Michelle Highman is the Chief Executive of The Money Charity - a national financial capability charity providing financial education, information and advice to young people & adults throughout the UK. Here she writes about the role that churches can play in talking about money and promoting positive financial capability at key life stages.
The church has always recognised the power of big changes to transform lives. Christenings, weddings, confirmations and funerals; from cradle to grave it provides social and spiritual meaning to those moments where you leave one stage of life and enter another.
It does this in part because it understands that long life stages are defined in these moments. Where day-to-day change is hard and usually eludes us, these moments are where commitments are made and habits are set. They are opportunities to change for the better, and we only have a handful of them. Crucially, all research on financial capability, points to these stages in our lives as also being key moments when we are most open to talking and thinking about money and our financial futures.
The Church of England, therefore, has a unique opportunity at the very moments people are building their lives to provide pastoral support and guidance which helps set the course to financial security.
The powerful concern the Church of England has shown over the issue of problem debt and financial hardship has already achieved a great deal, but more could be done to prevent these problems occurring and set every community member that the church serves on the path to a better, more positive relationship to money.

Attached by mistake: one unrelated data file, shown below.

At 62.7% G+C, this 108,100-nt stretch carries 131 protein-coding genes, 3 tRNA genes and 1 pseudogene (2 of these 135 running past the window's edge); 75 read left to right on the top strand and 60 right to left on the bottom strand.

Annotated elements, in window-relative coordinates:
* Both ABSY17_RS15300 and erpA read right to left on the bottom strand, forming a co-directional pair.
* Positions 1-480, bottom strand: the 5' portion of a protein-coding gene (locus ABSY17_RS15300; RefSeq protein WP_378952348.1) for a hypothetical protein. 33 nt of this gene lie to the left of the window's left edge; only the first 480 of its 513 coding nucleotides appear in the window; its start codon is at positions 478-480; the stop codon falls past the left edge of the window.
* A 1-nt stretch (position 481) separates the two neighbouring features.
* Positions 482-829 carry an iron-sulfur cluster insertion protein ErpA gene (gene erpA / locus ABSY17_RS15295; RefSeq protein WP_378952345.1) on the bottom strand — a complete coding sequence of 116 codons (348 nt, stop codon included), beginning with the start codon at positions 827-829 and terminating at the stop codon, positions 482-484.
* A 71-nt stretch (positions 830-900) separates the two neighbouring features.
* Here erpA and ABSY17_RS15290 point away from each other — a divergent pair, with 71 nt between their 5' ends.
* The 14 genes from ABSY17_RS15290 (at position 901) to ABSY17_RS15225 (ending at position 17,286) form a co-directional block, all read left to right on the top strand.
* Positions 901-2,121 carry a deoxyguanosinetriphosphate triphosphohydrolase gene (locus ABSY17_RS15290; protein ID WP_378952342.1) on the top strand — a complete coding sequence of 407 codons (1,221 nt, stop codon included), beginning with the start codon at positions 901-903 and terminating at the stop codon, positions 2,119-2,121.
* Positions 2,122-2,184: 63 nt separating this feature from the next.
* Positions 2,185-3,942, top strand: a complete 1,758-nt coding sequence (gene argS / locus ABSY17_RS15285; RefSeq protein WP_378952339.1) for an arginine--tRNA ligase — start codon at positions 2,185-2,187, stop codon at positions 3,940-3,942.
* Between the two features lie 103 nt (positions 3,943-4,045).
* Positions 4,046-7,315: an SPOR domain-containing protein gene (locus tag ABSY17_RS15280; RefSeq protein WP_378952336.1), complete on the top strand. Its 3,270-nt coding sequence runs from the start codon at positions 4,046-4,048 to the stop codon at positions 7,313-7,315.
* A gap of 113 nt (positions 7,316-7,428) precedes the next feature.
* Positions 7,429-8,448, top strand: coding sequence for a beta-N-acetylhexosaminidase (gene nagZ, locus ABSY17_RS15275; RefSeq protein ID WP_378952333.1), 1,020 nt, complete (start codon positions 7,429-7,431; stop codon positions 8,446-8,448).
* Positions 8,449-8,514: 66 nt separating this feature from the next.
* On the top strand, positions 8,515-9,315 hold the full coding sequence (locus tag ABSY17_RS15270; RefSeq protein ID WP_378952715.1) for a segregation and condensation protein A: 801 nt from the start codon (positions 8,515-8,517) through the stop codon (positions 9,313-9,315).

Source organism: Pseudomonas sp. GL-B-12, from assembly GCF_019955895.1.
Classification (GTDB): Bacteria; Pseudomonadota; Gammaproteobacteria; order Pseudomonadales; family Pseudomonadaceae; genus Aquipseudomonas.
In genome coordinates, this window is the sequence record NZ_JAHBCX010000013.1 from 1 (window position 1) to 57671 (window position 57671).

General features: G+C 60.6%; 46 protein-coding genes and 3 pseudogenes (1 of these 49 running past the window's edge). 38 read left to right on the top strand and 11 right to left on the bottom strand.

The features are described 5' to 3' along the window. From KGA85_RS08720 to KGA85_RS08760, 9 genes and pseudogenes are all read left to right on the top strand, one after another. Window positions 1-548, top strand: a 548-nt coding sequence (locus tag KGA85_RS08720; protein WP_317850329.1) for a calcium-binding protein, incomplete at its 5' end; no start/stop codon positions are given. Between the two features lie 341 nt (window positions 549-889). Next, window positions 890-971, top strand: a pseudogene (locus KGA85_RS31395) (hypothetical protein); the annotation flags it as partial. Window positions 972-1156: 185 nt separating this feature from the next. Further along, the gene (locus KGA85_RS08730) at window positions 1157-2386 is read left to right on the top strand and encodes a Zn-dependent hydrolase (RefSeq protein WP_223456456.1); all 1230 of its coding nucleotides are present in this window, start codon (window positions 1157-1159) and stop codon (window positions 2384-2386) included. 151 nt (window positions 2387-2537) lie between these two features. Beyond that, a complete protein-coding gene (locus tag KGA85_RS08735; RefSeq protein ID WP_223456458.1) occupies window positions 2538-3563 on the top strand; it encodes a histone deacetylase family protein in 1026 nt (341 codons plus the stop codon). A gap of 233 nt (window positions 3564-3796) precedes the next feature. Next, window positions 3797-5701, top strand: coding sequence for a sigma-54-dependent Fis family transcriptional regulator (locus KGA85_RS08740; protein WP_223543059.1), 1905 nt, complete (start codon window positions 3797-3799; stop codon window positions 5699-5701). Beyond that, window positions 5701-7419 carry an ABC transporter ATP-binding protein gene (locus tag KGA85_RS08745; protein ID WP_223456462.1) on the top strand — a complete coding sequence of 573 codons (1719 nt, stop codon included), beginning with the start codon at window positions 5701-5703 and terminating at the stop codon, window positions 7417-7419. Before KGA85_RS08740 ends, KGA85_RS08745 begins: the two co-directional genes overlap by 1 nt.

At the Money Charity we believe that everybody, whatever stage of life they’re in, can and should be on top of their money. This is not simply about people in financial hardship or avoiding debt problems, but building a positive and comfortable approach to money that can help people to achieve the important things in life.
This is why we deliver unique and inspiring financial education workshops to children and adults across the UK, work with the financial industry to improve practice and we influence policy makers, media and the public to understand and value financial capability.
Because it is there at the moments in people’s lives when it matters most, we believe that the Church can have a huge role in fostering the kind of positive financial capability we work for every day.
However it presents itself, the most important thing is to take the opportunity to start talking about money. As one of the country’s most important institutions, the Church of England ought to be at the heart of dealing with one of our biggest problems: our awkward taboo about money. It is only by normalising everyday conversations about money, and using those moments that church and community celebrates together, that we can truly break this down.
By doing so, we can meet head on the challenge of good money management, not just for the poor and the vulnerable, but for all of us.
We can help you do just that. The Money Charity website is packed full of useful tools and articles on all aspects of money management. In addition we have specifically tailored information for particular life stages, such as our Student MoneyManual for those at or just about to go to university . Or you might find the more generic adult MoneyManual helpful to kick start those conversations with congregants and community members.